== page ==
It is a question that has troubled almost every elite rugby coach - how do you motivate your players to be the very best? Monday Night Rugby was joined by two of the most experienced personalities on the Irish scene: Ronan O'Gara and Matt Williams.
Andy Dunne was on last week's Wednesday Night Rugby and recalled a tactic that Williams used where he encouraged a player's team-mates to write down a comment about them on a blank piece of paper.
Dunne's team-mate Keith Gleeson wrote a message to the effect that Dunne, despite his talent, would never make it at the top of game due to his carefree attitude at that time.
"That tactic came from David Parkin who is an AFL Premiership-winning coach with Carlton," said Williams of his former mentor.
"[The AFL] are way ahead of every other sport in the world - NFL, English football - they are on the cutting edge of it with sports science. But this was player feedback - how do you get the brutal honesty required for victory at the highest level."
Parkin went on to receive immediate comments from his players via a three-button voting system, based on his performance as coach.
Williams defended his own tactic on the grounds that elite players are such animals, mentally-speaking, that he needed to uncover what really made them tick and why.
On the subject of 'theming' seasons, after shadowing the Crusaders' coach Scott Robertson, Williams spoke of the challenge facing an elite coach.
"The trick as a coach is to get something that resonates with the athlete," said Williams of Robertson's boxing-themed sessions, and Phil Jackson in 'The Last Dance'.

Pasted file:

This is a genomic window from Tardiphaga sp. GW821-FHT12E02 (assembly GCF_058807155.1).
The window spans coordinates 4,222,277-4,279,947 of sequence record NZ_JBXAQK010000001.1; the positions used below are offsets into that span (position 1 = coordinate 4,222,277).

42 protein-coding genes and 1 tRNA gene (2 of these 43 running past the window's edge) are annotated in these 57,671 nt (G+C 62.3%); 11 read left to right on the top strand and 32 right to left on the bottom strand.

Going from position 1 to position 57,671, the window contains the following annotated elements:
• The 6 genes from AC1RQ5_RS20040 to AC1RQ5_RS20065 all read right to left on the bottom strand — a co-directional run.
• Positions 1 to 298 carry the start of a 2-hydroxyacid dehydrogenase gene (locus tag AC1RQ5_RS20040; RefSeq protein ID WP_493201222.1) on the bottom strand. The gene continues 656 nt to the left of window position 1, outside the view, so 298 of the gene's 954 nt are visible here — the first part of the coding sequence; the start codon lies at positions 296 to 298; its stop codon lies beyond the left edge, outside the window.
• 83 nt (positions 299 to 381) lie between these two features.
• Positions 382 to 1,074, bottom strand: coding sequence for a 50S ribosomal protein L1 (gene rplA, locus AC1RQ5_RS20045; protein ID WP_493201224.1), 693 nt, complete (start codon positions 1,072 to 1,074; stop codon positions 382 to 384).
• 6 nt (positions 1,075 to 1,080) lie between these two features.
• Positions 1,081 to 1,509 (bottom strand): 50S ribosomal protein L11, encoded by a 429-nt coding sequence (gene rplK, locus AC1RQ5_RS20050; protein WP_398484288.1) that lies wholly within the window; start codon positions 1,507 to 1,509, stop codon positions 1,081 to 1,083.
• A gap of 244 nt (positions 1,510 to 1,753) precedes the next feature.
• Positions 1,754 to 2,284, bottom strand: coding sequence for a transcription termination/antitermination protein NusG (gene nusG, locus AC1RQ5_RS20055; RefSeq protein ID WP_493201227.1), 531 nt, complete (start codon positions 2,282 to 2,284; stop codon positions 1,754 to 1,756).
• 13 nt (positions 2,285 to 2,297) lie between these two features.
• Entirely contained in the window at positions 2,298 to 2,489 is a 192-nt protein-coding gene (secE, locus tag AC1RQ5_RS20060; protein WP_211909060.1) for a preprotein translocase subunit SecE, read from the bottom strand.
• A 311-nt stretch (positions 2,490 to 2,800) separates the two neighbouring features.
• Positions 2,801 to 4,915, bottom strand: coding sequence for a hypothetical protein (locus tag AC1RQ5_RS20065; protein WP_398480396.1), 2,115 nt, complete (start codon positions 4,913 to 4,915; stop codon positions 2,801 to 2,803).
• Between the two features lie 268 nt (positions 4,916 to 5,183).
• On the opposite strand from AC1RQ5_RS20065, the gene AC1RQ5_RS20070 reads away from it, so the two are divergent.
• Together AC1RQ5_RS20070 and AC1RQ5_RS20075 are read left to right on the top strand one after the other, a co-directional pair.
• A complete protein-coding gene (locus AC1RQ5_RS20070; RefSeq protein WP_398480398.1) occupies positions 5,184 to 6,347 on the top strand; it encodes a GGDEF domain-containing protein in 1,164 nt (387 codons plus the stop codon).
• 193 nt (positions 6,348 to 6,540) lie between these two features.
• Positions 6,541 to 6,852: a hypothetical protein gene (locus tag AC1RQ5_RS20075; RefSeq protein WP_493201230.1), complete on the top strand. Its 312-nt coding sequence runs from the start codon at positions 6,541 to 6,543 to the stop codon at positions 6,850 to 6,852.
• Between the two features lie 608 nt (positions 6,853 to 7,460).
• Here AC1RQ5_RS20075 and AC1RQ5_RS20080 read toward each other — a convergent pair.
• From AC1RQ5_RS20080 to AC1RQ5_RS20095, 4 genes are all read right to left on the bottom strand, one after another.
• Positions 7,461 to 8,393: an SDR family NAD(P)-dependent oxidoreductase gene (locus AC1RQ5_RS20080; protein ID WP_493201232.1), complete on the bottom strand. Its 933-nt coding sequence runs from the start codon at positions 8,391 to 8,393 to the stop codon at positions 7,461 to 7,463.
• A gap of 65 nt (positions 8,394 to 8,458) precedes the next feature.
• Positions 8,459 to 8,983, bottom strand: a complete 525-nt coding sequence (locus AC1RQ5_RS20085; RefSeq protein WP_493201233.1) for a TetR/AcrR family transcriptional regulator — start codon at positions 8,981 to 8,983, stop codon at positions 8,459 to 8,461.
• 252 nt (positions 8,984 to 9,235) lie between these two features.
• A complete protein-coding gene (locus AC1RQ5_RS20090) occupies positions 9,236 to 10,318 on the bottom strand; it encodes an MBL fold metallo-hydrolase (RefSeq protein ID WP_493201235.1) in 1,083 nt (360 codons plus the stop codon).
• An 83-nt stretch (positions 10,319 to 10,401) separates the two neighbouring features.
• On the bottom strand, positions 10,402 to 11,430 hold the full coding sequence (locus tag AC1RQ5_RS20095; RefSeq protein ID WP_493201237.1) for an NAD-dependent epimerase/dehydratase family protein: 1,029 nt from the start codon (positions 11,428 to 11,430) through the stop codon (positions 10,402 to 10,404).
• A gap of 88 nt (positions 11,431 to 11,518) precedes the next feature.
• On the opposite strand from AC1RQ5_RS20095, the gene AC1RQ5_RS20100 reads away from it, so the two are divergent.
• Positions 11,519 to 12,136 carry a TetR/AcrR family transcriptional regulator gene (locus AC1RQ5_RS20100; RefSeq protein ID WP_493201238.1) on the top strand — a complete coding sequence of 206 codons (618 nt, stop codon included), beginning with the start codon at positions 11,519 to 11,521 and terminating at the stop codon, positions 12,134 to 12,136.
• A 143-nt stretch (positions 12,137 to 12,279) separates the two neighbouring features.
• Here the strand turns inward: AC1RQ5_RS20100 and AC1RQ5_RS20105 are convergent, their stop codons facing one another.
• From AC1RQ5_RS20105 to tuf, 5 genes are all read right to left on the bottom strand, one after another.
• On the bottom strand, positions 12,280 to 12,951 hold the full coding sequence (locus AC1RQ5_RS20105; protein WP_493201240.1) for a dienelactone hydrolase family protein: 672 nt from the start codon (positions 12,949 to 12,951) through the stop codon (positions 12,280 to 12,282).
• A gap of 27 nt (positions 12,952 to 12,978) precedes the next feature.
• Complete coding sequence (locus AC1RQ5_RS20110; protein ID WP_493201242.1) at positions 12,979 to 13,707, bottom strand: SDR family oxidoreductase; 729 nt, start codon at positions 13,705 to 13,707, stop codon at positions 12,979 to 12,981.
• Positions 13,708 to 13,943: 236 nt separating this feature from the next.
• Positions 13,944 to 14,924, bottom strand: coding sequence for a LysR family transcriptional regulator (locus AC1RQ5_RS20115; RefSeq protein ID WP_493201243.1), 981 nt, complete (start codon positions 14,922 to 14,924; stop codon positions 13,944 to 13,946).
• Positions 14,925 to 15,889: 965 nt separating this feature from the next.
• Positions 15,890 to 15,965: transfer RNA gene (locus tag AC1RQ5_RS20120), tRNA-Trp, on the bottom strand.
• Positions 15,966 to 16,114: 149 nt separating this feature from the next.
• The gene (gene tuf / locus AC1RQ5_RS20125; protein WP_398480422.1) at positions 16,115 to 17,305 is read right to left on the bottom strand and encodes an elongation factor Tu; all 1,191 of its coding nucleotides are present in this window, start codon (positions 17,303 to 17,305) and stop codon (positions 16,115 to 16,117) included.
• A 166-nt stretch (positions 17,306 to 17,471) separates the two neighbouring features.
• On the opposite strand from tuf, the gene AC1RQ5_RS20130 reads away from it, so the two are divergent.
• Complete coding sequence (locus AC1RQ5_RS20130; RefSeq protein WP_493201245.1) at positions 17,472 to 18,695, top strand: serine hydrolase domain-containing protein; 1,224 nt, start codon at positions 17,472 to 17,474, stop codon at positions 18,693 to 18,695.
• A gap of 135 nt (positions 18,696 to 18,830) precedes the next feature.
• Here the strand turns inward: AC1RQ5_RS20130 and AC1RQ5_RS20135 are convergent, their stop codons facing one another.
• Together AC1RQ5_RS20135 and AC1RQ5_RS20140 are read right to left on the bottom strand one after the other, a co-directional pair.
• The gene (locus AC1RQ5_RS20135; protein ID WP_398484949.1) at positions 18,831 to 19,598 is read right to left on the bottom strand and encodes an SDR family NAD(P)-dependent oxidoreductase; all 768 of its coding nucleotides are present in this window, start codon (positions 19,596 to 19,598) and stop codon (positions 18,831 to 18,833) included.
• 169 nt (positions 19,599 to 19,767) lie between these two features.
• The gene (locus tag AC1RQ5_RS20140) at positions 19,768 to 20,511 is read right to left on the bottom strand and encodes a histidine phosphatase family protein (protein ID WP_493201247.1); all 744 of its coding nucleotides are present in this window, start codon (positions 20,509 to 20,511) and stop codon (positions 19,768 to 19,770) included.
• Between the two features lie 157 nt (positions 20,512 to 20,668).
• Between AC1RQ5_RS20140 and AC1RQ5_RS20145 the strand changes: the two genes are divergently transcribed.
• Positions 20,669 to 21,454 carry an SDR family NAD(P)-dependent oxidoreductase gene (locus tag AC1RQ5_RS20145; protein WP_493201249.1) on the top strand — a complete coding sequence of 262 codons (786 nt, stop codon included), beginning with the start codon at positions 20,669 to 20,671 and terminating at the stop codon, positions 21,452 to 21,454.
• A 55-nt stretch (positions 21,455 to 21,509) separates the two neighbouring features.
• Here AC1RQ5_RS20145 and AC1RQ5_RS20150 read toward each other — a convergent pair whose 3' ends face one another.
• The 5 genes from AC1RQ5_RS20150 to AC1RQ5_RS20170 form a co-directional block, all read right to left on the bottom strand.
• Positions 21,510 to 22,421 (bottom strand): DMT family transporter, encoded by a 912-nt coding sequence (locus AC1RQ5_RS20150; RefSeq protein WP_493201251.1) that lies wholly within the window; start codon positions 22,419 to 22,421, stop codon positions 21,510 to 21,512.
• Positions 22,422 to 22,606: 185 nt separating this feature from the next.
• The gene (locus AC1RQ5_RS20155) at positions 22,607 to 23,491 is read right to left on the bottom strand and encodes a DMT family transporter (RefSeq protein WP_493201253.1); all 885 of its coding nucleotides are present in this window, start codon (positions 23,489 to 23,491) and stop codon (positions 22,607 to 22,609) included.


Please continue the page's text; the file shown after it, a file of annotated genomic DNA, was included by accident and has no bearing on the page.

"If you get player buy-in, it didn't matter what it was. They had to own it, even though the coach leads it - if the boys don't buy in, then it's stupid.
"The only other thing that came to me out of [watching 'The Last Dance'] was the ruthlessness and the mental toughness of champions. Someone like [Michael] Jordan is one in a billion, as is Brian O'Driscoll and as is Ronan O'Gara."
O'Gara on 'animal' Dan Carter
O'Gara himself spoke of the impact of 'theming' as he recognised again from spending time with Robertson; someone he credits as playing a crucial role in his own career.
Robertson's compatriot, Dan Carter, is preparing to start a campaign for the Blues' in front of fans - O'Gara believes he will succeed.
"He is the exception to the rule, there is no doubt about it. It will be interesting watching because where he is head and shoulders above everybody else over there is in his game management.
"The feedback that had come back from guys [that were close to Crusaders] was that Dan was ripping it up with tries from 35/45 metres.
"When you spend a week with him, you understand. He is an animal, he just absolutely loves training.
"And it is important that he keeps his body good for his endorsement deals - he just loves looking at himself in the mirror!"